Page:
This visit was truly an eye-opening learning experience. Opportunities for face-to-face relationship building are becoming rarer in a mostly online world, but they never disappoint. Even in casual conversations you are able to see how deeply connected medical debt is to other issues of health care costs, access, and quality, especially in the context of rural America.
After Albany, we traveled to Clarkston, to join Georgia Watch for their first “Unity in Healthcare Day,” an event aimed at bridging the gap between community members, health care services, and providers. Clarkston, a suburb of Atlanta, is known as one of the most diverse cities in Georgia and is home to many resettled refugee communities. Representatives at the event from the U.S. Department of Health and Human Services remarked that it was the first of its kind in the country to offer health resources in multiple languages, including Dari, Pashto, Burmese, Karen, Swahili, French, Somali, Nepali, Amharic, Tigrinya, Spanish, Oromo, and Rohingya. Free to the public, the event featured community-based organizations and offered vaccinations, blood pressure screenings, all with interpreters and translated materials in the languages most commonly spoken in the community.
It was an incredible experience to be able to witness the power of language justice to build true community spaces. People who did not have English language comprehension could be paired with an interpreter who spoke their native language. The interpreter would walk with the community member to visit each booth to learn more about the resources available. It was a remarkable commitment to language justice, ensuring that the community member was able to converse and ask questions in their own native languages.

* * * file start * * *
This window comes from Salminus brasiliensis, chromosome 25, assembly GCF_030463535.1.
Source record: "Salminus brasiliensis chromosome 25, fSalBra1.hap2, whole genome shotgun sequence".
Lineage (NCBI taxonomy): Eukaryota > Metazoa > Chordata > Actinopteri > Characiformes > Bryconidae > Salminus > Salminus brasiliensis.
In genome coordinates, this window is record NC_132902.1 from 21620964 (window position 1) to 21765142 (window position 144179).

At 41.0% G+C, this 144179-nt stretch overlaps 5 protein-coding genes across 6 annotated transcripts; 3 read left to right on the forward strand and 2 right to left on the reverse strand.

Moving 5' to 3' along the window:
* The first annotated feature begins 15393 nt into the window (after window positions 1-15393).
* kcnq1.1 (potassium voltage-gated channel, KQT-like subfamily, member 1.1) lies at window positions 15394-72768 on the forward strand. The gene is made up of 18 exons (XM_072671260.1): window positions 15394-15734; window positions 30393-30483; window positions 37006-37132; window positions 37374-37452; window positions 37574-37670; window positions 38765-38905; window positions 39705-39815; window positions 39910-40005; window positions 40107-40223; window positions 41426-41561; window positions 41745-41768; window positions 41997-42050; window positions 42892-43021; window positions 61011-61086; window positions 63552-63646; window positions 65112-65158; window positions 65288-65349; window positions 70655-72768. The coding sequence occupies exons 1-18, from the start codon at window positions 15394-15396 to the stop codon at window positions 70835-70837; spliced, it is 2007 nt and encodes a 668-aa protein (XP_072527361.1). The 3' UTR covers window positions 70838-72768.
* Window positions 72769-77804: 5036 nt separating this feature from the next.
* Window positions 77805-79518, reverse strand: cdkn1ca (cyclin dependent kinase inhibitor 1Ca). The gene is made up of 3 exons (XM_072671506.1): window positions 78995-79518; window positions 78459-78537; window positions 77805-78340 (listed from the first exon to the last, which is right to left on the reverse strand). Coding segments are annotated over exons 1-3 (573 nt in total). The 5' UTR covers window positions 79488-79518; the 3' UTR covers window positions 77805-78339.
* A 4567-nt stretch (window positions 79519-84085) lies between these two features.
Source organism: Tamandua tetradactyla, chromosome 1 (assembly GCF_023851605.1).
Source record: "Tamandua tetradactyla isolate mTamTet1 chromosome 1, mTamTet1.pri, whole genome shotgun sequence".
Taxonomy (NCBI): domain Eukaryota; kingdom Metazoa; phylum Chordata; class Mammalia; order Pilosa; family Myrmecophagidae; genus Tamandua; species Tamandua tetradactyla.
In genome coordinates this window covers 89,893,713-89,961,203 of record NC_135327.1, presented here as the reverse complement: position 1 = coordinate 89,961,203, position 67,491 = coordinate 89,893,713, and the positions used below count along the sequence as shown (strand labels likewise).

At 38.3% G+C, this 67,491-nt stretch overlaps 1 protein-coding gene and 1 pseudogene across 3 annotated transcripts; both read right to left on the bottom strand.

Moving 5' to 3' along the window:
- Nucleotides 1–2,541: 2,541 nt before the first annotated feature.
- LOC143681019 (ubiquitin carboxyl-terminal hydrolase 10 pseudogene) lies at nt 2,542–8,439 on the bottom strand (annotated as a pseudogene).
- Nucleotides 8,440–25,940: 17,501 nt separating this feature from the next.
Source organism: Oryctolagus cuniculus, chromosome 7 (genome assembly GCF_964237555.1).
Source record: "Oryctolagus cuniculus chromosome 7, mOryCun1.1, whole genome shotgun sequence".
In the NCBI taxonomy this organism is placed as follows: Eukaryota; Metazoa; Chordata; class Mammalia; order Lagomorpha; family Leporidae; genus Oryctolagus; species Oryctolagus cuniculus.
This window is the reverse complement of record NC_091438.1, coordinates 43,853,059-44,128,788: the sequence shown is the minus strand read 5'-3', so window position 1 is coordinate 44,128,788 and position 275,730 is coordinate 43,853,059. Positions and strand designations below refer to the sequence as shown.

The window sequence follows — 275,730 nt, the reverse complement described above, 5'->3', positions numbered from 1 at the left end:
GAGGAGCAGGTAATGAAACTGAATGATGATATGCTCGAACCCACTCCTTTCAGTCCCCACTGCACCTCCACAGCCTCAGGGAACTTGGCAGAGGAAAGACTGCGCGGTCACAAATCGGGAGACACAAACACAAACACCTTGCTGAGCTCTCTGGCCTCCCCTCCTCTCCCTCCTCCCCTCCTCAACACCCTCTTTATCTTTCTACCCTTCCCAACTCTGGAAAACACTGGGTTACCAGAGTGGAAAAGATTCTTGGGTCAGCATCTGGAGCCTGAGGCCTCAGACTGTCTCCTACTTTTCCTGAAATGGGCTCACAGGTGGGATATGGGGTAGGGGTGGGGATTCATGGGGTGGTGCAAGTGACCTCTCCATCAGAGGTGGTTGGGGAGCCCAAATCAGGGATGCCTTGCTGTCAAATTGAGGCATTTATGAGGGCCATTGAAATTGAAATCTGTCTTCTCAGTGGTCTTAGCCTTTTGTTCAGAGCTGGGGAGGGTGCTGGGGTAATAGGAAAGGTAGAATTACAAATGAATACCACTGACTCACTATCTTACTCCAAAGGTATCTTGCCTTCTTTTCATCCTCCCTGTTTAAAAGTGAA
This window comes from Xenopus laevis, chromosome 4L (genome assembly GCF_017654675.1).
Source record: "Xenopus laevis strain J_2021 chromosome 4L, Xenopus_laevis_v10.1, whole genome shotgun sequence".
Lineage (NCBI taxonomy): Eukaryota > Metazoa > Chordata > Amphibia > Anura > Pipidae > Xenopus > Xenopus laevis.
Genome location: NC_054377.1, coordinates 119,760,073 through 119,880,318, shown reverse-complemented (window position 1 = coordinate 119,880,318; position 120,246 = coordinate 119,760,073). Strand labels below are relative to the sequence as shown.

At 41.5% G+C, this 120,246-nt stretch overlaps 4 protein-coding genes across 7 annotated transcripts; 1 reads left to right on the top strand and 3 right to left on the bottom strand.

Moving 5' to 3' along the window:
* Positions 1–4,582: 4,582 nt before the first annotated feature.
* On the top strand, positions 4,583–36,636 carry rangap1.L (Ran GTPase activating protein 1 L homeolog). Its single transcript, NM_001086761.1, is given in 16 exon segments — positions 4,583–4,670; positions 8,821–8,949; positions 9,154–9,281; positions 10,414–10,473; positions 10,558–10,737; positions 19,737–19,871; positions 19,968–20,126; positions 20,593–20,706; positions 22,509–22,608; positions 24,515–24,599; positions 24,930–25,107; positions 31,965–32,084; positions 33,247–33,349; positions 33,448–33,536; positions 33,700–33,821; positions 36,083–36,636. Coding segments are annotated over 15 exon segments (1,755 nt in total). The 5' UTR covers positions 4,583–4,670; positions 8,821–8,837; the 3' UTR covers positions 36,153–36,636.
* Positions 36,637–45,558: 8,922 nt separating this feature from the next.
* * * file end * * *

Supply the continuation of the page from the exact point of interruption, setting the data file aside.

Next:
While hundreds of people attended the event, a particular instance stood out where a community member who only spoke Burmese was visiting a booth with their interpreter. This particular booth featured resources on diabetes education, and the community member shared they suffered from diabetes but did not have knowledge about how to manage the condition. The organization running this booth had a resource guide on how to manage diabetes in the Burmese language, and it was the first time the community member was able to learn about diabetes in their native language.
The incredible partnership between Georgia Watch, Refugee Women’s Network, Friends of Refugees, and the Hispanic Health Coalition of Georgia is a standout example of organizations building partnerships and pooling a wealth of resources to address the unique challenges of serving a growing and diverse community base.
Additionally, the event kicked off the opening of the Clarkston Resource and Wellness Hub, a welcoming space that is able to offer the Clarkston community a culturally sensitive health clinic with multiple health resources and services.
Overall, the site visits were an incredible experience that allowed us to learn so much about different communities, connect on a human level, and gain insight on community engagement strategies. We were able to form lasting memories and hope to be able to visit again in the future.